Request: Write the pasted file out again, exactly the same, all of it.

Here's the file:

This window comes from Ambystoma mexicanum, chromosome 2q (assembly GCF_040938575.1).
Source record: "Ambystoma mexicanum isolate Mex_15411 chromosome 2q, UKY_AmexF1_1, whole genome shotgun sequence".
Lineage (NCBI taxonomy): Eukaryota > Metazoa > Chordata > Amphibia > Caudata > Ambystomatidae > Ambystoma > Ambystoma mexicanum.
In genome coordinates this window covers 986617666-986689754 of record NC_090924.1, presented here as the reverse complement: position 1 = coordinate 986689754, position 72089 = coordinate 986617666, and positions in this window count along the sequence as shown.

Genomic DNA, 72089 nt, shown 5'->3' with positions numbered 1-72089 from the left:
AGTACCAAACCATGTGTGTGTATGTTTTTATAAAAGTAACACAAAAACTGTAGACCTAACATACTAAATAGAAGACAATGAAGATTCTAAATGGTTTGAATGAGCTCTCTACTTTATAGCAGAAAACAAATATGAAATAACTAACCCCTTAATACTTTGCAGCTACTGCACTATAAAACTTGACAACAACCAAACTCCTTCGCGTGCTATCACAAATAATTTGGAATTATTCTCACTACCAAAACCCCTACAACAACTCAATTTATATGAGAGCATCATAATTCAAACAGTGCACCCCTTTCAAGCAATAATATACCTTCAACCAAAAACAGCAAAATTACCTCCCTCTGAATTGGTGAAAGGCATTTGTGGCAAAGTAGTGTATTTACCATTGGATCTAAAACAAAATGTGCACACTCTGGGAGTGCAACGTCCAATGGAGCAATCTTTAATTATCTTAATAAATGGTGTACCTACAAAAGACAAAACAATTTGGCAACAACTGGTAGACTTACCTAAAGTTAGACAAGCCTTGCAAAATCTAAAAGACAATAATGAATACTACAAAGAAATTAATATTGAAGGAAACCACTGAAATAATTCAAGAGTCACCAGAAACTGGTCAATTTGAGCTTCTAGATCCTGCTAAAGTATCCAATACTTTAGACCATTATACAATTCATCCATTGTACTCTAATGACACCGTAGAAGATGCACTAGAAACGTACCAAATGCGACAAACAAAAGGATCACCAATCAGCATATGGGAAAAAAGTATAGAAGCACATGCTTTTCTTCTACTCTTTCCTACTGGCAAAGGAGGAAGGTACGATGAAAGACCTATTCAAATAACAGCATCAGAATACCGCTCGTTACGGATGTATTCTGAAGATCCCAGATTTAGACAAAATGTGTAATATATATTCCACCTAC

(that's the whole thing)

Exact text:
This window comes from Ambystoma mexicanum, chromosome 2q (assembly GCF_040938575.1).
Source record: "Ambystoma mexicanum isolate Mex_15411 chromosome 2q, UKY_AmexF1_1, whole genome shotgun sequence".
Lineage (NCBI taxonomy): Eukaryota > Metazoa > Chordata > Amphibia > Caudata > Ambystomatidae > Ambystoma > Ambystoma mexicanum.
In genome coordinates this window covers 986617666-986689754 of record NC_090924.1, presented here as the reverse complement: position 1 = coordinate 986689754, position 72089 = coordinate 986617666, and positions in this window count along the sequence as shown.

Genomic DNA, 72089 nt, shown 5'->3' with positions numbered 1-72089 from the left:
AGTACCAAACCATGTGTGTGTATGTTTTTATAAAAGTAACACAAAAACTGTAGACCTAACATACTAAATAGAAGACAATGAAGATTCTAAATGGTTTGAATGAGCTCTCTACTTTATAGCAGAAAACAAATATGAAATAACTAACCCCTTAATACTTTGCAGCTACTGCACTATAAAACTTGACAACAACCAAACTCCTTCGCGTGCTATCACAAATAATTTGGAATTATTCTCACTACCAAAACCCCTACAACAACTCAATTTATATGAGAGCATCATAATTCAAACAGTGCACCCCTTTCAAGCAATAATATACCTTCAACCAAAAACAGCAAAATTACCTCCCTCTGAATTGGTGAAAGGCATTTGTGGCAAAGTAGTGTATTTACCATTGGATCTAAAACAAAATGTGCACACTCTGGGAGTGCAACGTCCAATGGAGCAATCTTTAATTATCTTAATAAATGGTGTACCTACAAAAGACAAAACAATTTGGCAACAACTGGTAGACTTACCTAAAGTTAGACAAGCCTTGCAAAATCTAAAAGACAATAATGAATACTACAAAGAAATTAATATTGAAGGAAACCACTGAAATAATTCAAGAGTCACCAGAAACTGGTCAATTTGAGCTTCTAGATCCTGCTAAAGTATCCAATACTTTAGACCATTATACAATTCATCCATTGTACTCTAATGACACCGTAGAAGATGCACTAGAAACGTACCAAATGCGACAAACAAAAGGATCACCAATCAGCATATGGGAAAAAAGTATAGAAGCACATGCTTTTCTTCTACTCTTTCCTACTGGCAAAGGAGGAAGGTACGATGAAAGACCTATTCAAATAACAGCATCAGAATACCGCTCGTTACGGATGTATTCTGAAGATCCCAGATTTAGACAAAATGTGTAATATATATTCCACCTAC